Continuity, common sense and looking for in-house solutions as opposed to wafting the chequebook to bring in expensive new signings is starting to become the perceived wisdom in the Bradford League.
For those league aficionados who hold the competition close to their hearts, it is a refreshing development and is key to the long-term vitality of one of the leading local leagues in the country.
Nowhere better is this seen than that at champions Pudsey St Lawrence; a team built upon homegrown talents with the likes of captain Chris Marsden, James Smith and Mark Robertshaw having enjoyed considerable success over the years from junior levels right through to the first team.
Now the ‘next generation’ such as Archie Scott, Harry Cullingford and Josh Wilson are also being given a precious ‘window of opportunity’.
Look elsewhere and the desire of clubs to retain a strong core of players and provide pathways to emerging youngsters is also increasingly being seen – partly out of fiscal reality, but also by a conscious desire to build something from ‘the bottom up’.
It is a healthy and welcome development in the view of St Lawrence captain Marsden.
He said: “I think it has been the way to go for us over the past four or five years. You look before that at Hanging Heaton who previously got a group of players who stuck together.
“You also look at clubs now like Woodlands who have a good core of players together and who have been playing together for a long time.
“They look a strong side because they know each other’s games and they are all friends. They are playing good cricket.
“Then you look at a team like Wrenthorpe, who have come up from the Championship and have got to be together and want to play for each other and that was shown at the start of the season when they were joint top of the league.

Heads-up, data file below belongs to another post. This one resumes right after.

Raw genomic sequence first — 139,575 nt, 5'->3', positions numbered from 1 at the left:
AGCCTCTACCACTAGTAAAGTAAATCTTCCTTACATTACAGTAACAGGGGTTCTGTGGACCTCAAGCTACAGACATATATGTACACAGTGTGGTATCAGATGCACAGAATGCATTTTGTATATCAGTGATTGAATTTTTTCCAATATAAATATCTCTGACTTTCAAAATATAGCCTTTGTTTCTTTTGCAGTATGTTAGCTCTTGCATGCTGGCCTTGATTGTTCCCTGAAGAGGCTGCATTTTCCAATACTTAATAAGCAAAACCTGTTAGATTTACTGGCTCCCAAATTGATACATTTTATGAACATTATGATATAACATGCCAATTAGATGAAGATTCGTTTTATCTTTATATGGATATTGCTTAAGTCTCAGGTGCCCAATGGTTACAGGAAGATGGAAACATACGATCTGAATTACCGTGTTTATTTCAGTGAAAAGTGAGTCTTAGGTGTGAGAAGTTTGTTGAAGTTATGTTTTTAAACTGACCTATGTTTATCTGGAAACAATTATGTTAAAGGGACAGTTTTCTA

“That is the way clubs have got to go. Especially clubs like us who are not a financial ‘stronghold’ like some other clubs. We cannot afford to go out and just throw money to sign people.”
The spin-offs in terms of promoting homegrown talent and keeping a settled group of players can be twofold, according to Marsden.
It develops a ‘one-club’ ethos that permeates through all levels and also develops affinity and unity, vital prerequisites in most successful sides.
He added: “There is nothing that can beat unity.
“If you get a good group of players together and a good core junior section which promotes good players to play at a good level of senior cricket, I do not think you can go wrong and clubs are trying to adopt that.
“Throwing a lot of money around in trying to get the best players in does not always work.
“We actually have to produce our own juniors. And if we do sign players, they have to be younger ones with potential. We cannot cherry-pick, but I think that is the way that the league is going to go.
“Clubs are trying to adopt that model and there are some very good clubs who do that already. I think others will follow suit.”
Saturday’s programme was decimated by the weather and was a virtual wash-out.
Some action did take place in the Heavy Woollen Cup on Sunday, with 2018 beaten finalists New Farnley (182-7) losing out to Barnsley Woolley Miners (184-5), despite the best efforts of Alex Lilley (4-27).
A fine unbeaten 99 from Jonathan Booth saw Townville (224-4) book their semi-final place after a six-wicket win over Barkisland (223-9).
Booth hit a six and 11 fours in his innings and contributed to a second-wicket stand of 70 by Harry Warwick (34) before putting on 95 for the third wicket with Imran Rafique (40).
Wrenthorpe lost out 3-1 in a bowl out against Buttershaw St Paul’s after a rain-affected game.